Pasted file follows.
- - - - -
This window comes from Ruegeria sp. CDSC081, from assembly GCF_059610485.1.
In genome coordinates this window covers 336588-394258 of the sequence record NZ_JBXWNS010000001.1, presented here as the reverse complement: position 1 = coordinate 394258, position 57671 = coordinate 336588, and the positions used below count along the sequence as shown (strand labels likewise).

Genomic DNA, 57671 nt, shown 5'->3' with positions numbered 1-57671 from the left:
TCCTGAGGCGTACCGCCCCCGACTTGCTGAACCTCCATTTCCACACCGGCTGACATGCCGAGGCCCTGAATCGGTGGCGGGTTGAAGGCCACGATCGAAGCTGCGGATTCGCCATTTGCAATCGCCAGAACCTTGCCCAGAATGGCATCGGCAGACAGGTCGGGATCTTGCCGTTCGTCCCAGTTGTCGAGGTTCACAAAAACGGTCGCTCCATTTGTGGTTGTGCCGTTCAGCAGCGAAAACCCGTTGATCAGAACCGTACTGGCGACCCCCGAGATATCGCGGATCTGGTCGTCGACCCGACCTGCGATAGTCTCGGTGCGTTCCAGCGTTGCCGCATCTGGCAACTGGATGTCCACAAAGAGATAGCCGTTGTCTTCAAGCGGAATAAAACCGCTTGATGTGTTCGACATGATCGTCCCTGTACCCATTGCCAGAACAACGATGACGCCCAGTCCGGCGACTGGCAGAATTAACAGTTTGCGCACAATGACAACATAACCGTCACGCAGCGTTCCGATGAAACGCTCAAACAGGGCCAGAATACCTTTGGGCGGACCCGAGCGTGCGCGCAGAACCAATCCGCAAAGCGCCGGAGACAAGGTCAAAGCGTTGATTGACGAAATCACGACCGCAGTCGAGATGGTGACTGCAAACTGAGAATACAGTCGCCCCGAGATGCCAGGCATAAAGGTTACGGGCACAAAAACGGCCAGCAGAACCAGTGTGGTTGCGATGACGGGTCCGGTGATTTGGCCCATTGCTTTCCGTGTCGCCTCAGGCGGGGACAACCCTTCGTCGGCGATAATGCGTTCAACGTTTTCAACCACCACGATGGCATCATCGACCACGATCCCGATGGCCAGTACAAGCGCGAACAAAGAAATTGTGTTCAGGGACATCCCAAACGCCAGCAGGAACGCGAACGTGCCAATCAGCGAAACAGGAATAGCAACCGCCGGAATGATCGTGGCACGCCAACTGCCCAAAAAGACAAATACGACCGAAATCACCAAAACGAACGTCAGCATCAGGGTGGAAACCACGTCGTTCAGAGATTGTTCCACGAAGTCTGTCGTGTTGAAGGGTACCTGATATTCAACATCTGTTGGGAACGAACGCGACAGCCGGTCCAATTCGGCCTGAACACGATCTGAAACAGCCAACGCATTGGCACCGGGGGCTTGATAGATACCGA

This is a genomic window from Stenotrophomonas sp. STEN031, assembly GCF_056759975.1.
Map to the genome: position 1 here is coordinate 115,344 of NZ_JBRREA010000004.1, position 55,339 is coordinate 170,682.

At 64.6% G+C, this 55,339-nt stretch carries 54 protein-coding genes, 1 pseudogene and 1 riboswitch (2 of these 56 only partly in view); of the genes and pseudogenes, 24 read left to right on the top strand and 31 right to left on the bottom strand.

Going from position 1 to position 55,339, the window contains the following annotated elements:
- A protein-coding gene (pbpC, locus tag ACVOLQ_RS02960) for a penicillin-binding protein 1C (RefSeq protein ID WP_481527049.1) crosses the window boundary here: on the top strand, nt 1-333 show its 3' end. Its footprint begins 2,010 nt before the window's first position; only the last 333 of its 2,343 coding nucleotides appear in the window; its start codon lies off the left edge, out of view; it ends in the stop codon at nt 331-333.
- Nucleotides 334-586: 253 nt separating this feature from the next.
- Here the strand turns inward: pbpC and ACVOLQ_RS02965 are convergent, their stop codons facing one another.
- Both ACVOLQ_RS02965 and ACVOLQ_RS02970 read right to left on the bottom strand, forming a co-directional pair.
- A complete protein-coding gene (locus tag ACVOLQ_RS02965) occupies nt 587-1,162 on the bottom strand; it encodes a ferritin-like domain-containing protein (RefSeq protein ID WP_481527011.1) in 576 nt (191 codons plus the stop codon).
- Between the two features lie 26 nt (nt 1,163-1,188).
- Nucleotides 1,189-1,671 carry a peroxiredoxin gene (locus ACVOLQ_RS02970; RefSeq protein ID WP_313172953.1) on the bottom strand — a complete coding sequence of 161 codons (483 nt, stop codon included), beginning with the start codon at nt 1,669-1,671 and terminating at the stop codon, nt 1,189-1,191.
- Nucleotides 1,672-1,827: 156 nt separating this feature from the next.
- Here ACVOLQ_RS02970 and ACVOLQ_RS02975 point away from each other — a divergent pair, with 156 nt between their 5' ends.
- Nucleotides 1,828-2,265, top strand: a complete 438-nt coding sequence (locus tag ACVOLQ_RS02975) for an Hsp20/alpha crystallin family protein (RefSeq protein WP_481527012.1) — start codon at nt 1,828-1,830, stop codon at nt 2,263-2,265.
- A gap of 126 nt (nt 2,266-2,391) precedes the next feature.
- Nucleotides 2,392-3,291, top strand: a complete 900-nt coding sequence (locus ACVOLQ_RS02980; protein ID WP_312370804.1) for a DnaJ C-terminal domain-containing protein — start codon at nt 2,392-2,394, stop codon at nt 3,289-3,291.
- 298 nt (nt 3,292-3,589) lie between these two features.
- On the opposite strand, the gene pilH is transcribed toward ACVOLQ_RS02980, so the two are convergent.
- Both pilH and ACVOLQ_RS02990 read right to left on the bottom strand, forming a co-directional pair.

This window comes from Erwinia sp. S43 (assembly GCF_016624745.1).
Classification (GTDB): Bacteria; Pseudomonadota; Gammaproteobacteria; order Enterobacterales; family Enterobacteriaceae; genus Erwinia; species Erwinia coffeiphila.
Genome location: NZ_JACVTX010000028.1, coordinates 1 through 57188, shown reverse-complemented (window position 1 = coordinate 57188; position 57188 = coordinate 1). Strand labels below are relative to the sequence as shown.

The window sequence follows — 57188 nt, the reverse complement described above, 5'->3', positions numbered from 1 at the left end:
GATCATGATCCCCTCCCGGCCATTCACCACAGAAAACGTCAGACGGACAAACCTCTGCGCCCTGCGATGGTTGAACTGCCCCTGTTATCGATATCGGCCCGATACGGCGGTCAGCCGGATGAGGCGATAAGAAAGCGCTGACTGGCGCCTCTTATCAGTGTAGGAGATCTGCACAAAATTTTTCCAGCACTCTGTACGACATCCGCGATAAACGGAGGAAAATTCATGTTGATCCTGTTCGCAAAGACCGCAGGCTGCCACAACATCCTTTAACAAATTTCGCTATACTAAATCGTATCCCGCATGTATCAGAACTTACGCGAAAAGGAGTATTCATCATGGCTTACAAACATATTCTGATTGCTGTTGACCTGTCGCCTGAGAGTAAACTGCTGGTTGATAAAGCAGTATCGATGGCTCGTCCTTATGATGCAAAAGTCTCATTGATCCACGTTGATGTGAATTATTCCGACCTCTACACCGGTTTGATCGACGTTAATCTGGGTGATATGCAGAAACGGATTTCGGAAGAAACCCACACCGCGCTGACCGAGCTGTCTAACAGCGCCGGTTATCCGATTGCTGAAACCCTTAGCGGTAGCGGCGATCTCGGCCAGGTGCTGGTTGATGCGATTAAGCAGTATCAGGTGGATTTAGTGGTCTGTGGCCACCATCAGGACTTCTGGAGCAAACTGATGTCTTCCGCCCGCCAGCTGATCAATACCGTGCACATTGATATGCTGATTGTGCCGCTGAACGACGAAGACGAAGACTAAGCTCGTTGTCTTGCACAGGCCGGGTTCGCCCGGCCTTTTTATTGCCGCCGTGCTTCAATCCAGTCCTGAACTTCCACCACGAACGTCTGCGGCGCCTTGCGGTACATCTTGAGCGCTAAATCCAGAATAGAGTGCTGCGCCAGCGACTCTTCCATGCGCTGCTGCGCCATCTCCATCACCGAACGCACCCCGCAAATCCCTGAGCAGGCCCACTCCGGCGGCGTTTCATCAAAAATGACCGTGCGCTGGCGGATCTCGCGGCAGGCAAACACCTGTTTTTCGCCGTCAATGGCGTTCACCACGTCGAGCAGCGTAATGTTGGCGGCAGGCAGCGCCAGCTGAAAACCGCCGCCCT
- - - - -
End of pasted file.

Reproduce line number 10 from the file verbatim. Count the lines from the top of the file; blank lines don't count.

- Nucleotides 334-586: 253 nt separating this feature from the next.